Tuesday, June 12, 2007

Unique strings in a text field

So, I want to reduce data usage of a text field, by storing unique strings separated by a delimiter. So to do so I came up with this:

Given a table

`a` int(10) unsigned NOT NULL default '0',
`b` text NOT NULL,
`c` int(10) unsigned NOT NULL default '0',

INSERT INTO hmm VALUES (1, 'hmm8',1) ON DUPLICATE KEY UPDATE b = IF(FIND_IN_SET('hmm8', b)>0, b, CONCAT_WS(',',b, 'hmm8')), c = c+1;

| a | b | c |
| 1 | hmm4,hmm5,hmm6,hmm7,hmm8 | 7 |

Let's break apart the INSERT statement, if column 'a' produces a duplicate ON DUPLICATE KEY UPDATE will issue an IF statement

FIND_IN_SET will return the position of the found string. The logic of IF say if FIND_IN_SET is is greater then 0 i.e. the string was found, update column b with b itself (do nothing) else concat the column with the column contents and the new string separated by a comma. Additionally in all cases increment column c by 1.

Why do it this way? Well I removed the need to do a SELECT and provided a solution to store distinct text values instead of the raw value, thus saving space and resources on network transfers etc.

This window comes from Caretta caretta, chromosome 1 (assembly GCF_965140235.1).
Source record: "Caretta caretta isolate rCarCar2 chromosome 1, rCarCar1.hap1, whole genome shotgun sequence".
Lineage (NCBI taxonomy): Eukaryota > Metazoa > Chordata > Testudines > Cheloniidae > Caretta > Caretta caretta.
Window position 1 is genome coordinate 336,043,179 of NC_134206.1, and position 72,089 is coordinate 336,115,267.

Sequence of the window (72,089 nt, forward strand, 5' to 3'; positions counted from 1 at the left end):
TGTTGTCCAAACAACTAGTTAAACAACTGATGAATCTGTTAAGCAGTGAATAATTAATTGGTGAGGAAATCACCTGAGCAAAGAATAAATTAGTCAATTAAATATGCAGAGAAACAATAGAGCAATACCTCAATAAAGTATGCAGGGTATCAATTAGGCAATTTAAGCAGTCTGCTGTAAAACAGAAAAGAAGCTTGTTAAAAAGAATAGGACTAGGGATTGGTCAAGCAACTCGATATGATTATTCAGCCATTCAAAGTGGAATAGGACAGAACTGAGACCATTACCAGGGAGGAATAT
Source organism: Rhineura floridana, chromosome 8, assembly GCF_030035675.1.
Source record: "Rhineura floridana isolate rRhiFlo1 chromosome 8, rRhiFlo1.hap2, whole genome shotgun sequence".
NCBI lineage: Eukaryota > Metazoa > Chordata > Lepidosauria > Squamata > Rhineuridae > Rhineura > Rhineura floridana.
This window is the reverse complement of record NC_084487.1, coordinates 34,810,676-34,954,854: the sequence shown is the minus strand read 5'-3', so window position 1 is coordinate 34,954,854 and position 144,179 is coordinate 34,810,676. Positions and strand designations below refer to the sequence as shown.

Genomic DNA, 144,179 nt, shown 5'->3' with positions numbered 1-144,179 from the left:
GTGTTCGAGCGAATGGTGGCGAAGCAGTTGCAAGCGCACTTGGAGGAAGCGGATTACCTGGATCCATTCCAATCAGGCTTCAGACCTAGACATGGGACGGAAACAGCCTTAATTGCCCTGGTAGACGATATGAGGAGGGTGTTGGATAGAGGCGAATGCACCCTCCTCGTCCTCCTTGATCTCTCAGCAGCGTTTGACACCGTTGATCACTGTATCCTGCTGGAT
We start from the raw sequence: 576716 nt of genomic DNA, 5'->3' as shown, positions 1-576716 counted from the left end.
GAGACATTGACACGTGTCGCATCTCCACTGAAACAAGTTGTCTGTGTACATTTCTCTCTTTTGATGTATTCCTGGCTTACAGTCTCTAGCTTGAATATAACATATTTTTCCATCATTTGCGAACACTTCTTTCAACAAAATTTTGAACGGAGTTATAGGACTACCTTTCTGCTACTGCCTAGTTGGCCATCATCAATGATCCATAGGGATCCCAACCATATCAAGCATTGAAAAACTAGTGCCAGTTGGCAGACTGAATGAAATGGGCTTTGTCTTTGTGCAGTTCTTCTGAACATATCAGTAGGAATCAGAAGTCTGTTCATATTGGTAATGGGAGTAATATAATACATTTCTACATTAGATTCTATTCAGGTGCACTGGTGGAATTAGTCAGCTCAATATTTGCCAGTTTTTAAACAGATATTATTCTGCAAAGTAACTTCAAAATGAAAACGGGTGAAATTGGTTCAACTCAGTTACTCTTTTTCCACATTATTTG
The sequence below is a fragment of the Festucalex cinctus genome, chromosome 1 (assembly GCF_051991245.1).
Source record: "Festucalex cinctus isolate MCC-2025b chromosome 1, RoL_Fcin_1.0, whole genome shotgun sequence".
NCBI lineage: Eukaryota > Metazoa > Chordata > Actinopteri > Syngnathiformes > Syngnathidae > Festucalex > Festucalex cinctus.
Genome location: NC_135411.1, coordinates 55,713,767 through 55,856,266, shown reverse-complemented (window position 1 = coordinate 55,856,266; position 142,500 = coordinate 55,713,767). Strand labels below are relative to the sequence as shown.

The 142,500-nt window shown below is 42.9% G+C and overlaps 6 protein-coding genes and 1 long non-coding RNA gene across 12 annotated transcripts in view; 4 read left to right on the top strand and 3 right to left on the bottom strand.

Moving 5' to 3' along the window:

A little quick statement that might be useful for others.


Anonymous said...

Why are you sacrificing normalization that way? Wouldn't it be more appropriate to use a second table which contains all the strings for a given entry in the master table?

Dathan said...

sure, why not. This is an example of how to store unique strings in a text field.

Personally I'm not a fan of normalization, since I can get faster lookups when I don't normalize in many cases.

snev said...

This is a bad solution to what isn't really a problem; If your normalization is slower than this, then your normalization is wrong.

Offloading the given processing onto the database does not scale well. It also makes indexing on the values, well, not really possible. Placing an index across multiple fields will simplify processing, speed up the search, and is nicely scalable.

In a world where TB drives are commonplace and 10Mb connections are considered slow, there's no reason to do this sort of thing. Unless, of course, you're developing on an embedded platform with a very small footprint. Which then begs the question, why use MySQL in the first place???

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